You've got a growing number of options if you're ready to spend big on a heavy-duty, high-performance cooler. Yeti is probably the best-known brand out of all of them, but Orca -- short for the Outdoor Recreation Company of America -- is perhaps the closest alternative. Just take Orca's 58-quart Classic Cooler: It looks like a Yeti, it's built like a Yeti, and at $300, it's just as expensive as the popular Yeti Tundra 45.
The Orca performs like a Yeti, too -- at least to a point. In my tests, I found that Orca's Classic Cooler was able to cool things down to 25 degrees below room temperature using just 3 pounds of ice, an excellent result that ties the top-performing Tundra 45. The Orca only held that temperature about half as long as the Yeti did, however, forcing the brand to settle for the runner-up spot.
That second-place finish might lead you to pick Yeti over Orca, but make sure you consider capacity first. After measuring each cooler I tested to double-check the manufacturer capacity claims, the Orca came in right on the money at 58.1 quarts. The Yeti, on the other hand, only held about 38 quarts. That's much smaller than the name suggests, and it also means that the Yeti had an easier job on its hands in our insulation tests.
In the end, if you're choosing between the two, you're really choosing between an extra 3/4 inch of insulation (Yeti) or a 35 percent increase in capacity (Orca). Both make for justifiable splurges at $300, but only if you're certain you need something more rugged than the slew of decent options that cost a lot less -- and if you aren't, I've got a couple of recommendations that'll save you some cold, hard cash.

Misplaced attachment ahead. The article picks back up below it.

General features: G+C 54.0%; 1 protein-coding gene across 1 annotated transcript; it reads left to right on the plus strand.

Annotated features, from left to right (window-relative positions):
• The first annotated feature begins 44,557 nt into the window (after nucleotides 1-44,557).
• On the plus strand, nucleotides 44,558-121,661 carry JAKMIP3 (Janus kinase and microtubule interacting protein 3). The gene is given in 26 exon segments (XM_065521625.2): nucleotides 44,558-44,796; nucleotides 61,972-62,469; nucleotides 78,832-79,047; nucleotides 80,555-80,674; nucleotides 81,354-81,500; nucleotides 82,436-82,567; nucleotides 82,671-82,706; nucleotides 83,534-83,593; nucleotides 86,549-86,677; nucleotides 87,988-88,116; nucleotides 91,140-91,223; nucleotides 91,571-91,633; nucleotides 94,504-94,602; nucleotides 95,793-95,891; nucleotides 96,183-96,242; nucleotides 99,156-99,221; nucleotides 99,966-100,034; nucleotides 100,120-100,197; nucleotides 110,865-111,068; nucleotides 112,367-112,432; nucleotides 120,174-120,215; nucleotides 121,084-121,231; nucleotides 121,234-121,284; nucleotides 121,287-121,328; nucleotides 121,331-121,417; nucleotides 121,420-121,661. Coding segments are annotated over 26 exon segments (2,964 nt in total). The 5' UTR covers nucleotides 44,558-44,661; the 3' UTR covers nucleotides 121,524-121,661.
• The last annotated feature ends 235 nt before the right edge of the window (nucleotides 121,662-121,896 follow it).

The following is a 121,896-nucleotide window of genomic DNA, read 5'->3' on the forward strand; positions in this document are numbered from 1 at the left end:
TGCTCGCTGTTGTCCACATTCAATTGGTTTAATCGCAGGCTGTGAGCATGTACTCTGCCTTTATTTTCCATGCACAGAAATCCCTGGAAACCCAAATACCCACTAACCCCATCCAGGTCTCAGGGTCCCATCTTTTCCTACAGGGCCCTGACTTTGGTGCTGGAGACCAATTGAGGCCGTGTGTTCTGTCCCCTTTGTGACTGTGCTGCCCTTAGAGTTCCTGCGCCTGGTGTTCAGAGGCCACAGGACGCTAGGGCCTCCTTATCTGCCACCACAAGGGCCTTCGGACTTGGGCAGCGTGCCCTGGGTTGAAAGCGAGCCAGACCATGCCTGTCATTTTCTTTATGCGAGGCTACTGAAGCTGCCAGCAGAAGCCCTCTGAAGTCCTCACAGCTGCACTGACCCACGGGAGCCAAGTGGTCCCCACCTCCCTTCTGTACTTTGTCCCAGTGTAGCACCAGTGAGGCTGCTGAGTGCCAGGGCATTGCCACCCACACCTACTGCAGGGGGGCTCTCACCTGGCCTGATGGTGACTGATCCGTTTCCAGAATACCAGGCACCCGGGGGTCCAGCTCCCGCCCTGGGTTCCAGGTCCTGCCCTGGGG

Like most of today's high-end coolers, the Orca Classic is made from rotomolded plastic, which means that the mold is spun when the plastic is poured in. That rotational force helps the plastic to set more evenly, which is good for insulation, and it makes the plastic a lot more durable, too. Give Orca credit for backing that build up with a lifetime warranty.
The rotomolded design also makes for a pretty hefty piece of hardware that weighs in at 36 pounds -- and that's before you start packing ice and drinks into it. With both roped and rigid handles on the sides, you'll be able to carry it however you find most comfortable, but it's still something worth thinking about if you plan on taking your cooler with you for long distances on foot.
Other than that, there isn't a whole lot to say about the fairly basic design, though I did appreciate the recessed drain inside of the cooler. It's a little thing, but cheaper coolers often have drains, meaning you'll have to pick them up and turn them upside down after draining them to get the last of the water out. That's not a problem with the Orca.